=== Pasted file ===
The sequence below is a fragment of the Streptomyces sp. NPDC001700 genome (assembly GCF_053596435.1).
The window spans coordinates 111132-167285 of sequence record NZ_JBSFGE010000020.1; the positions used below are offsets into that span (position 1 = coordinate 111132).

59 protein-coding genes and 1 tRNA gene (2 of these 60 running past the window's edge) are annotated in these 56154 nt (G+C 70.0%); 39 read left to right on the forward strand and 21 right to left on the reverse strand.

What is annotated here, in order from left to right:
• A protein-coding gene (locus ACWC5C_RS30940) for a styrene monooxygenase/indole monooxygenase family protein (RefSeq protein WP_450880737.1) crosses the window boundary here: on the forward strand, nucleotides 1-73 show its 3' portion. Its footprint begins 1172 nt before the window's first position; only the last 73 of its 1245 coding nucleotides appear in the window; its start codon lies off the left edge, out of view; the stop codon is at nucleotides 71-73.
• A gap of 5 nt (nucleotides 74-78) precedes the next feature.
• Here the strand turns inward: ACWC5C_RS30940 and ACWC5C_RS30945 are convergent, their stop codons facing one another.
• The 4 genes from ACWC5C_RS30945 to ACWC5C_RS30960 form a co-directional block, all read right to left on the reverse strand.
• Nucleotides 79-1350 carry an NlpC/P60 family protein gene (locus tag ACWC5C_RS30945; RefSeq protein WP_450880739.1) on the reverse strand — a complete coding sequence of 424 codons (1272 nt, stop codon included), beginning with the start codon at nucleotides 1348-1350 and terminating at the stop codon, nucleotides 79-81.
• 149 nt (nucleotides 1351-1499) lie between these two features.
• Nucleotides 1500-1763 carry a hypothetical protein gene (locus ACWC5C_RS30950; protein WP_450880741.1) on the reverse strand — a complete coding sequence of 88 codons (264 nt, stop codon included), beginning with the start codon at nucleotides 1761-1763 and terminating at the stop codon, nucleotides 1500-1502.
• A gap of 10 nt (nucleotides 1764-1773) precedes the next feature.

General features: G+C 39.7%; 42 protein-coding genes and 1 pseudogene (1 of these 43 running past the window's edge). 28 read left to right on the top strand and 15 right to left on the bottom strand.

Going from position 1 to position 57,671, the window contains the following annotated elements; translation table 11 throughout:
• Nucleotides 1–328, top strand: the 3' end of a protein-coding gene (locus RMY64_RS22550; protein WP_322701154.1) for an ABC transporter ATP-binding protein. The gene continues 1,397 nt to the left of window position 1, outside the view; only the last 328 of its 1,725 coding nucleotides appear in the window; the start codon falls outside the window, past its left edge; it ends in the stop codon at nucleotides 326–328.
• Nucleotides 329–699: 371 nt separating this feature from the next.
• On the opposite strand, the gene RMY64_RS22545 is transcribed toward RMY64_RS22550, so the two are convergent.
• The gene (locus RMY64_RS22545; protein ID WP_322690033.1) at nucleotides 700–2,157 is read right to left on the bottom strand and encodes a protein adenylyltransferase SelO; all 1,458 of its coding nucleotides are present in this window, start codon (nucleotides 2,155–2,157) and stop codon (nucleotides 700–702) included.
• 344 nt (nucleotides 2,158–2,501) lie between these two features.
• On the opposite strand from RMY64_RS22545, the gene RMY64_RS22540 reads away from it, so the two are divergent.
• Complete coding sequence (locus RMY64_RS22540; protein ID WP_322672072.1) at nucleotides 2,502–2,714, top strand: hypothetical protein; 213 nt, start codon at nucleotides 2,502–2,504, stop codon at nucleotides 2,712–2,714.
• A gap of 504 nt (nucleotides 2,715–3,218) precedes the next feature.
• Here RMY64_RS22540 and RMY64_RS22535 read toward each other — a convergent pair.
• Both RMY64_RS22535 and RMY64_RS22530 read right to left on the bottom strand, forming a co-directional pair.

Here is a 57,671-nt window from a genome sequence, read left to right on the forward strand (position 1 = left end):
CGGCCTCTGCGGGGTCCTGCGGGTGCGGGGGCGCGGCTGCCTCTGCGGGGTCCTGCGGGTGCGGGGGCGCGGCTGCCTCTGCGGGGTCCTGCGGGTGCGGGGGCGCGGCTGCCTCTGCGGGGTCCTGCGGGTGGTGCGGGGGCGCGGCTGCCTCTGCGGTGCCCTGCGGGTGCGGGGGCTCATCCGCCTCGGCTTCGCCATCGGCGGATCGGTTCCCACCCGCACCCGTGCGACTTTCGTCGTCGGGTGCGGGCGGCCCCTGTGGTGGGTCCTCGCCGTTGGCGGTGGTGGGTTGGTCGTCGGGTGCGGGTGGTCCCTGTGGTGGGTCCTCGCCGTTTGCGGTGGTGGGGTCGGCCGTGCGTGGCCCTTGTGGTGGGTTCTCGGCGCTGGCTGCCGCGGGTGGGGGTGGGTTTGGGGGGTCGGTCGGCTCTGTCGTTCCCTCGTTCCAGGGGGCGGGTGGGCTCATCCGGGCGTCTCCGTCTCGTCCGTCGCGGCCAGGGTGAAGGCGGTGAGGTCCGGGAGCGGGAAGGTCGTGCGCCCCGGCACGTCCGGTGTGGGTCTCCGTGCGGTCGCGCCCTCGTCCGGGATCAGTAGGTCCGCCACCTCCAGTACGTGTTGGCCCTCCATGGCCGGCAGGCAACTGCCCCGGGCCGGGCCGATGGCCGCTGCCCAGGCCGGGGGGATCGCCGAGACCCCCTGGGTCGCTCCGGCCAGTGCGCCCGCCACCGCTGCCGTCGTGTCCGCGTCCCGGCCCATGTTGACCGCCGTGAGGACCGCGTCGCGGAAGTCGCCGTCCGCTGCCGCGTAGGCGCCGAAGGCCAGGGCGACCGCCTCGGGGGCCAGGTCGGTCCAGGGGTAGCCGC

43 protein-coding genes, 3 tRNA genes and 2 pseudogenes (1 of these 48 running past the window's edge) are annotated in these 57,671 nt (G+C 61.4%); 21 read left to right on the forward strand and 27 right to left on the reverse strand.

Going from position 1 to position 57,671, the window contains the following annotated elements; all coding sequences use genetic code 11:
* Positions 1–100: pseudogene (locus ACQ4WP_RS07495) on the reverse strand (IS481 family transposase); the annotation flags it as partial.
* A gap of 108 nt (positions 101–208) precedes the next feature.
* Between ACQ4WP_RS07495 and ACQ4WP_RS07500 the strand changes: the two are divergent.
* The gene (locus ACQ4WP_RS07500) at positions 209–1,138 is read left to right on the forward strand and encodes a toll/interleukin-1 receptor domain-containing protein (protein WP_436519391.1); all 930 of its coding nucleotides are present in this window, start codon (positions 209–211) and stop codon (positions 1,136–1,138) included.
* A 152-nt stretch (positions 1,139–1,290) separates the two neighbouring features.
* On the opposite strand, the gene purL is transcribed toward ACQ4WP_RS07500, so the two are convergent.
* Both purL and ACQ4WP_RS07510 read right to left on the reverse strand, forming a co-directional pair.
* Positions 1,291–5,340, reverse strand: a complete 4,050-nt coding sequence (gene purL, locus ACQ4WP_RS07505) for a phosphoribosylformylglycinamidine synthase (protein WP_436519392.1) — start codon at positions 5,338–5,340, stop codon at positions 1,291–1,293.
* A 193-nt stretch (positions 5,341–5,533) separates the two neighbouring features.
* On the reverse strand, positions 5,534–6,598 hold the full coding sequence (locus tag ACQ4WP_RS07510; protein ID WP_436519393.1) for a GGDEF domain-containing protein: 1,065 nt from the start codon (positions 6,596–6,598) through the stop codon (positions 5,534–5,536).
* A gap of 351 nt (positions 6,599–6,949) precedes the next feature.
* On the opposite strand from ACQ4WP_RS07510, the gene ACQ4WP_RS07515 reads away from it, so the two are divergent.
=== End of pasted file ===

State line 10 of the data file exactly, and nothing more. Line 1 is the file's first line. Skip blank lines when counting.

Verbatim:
• 149 nt (nucleotides 1351-1499) lie between these two features.